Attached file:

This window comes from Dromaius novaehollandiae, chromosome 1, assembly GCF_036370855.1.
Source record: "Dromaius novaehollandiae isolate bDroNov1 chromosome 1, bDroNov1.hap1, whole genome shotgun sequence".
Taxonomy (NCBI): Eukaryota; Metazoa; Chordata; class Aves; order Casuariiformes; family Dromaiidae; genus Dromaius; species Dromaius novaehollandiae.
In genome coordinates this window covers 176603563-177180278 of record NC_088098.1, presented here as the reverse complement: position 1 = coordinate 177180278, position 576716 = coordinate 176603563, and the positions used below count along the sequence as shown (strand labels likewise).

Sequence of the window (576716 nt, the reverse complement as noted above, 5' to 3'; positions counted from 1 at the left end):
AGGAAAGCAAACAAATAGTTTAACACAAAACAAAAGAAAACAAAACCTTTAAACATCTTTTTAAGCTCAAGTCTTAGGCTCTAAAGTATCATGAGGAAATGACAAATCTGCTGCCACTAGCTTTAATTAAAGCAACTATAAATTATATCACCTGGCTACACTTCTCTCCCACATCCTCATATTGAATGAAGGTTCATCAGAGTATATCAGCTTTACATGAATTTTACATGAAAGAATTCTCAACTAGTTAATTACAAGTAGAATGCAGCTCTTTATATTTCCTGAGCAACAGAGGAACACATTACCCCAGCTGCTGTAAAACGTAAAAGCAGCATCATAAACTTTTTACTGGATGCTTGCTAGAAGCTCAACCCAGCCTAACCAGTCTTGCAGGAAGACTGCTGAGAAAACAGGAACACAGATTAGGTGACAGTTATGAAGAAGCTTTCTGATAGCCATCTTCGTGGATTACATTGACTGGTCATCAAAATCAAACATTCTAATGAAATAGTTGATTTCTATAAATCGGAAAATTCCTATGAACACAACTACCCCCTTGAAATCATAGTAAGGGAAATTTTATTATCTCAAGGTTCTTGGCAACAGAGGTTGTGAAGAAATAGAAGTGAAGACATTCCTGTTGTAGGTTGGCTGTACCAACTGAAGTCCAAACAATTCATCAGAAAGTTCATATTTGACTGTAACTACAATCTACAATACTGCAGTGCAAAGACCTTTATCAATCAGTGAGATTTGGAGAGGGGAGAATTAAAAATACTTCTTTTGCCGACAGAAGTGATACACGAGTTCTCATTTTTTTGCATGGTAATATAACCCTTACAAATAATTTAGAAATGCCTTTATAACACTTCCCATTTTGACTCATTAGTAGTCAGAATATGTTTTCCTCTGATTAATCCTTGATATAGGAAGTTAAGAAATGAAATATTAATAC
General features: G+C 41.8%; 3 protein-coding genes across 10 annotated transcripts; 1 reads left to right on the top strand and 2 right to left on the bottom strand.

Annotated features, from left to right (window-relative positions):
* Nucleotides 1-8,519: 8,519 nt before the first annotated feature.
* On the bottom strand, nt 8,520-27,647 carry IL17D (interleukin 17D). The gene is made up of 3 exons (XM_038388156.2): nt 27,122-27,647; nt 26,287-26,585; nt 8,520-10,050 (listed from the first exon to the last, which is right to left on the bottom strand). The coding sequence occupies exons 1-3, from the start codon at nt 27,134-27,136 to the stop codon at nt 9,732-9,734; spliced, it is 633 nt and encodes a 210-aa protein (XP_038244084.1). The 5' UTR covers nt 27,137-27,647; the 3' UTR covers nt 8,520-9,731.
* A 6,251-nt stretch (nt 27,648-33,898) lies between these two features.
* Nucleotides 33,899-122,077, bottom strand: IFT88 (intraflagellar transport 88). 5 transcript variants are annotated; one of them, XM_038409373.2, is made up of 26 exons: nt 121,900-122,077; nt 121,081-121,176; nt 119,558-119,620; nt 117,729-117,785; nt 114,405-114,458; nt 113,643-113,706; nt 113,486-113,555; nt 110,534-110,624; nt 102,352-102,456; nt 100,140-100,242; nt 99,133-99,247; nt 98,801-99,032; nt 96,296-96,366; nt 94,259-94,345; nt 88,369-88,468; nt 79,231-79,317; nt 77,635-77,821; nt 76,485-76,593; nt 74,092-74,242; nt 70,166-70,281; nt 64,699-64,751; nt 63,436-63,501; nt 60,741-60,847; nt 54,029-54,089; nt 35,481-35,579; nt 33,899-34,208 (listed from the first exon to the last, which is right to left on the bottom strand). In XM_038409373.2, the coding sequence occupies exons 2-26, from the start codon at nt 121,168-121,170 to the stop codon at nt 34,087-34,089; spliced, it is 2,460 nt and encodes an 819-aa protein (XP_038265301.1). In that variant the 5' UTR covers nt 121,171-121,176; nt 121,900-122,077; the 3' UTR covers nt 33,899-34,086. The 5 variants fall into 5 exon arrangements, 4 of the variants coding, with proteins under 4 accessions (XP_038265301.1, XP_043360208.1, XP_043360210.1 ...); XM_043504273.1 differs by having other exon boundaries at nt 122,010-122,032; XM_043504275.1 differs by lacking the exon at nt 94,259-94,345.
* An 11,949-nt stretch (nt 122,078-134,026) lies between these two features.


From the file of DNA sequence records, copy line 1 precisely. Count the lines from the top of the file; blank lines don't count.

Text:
This window comes from Dromaius novaehollandiae, chromosome 1, assembly GCF_036370855.1.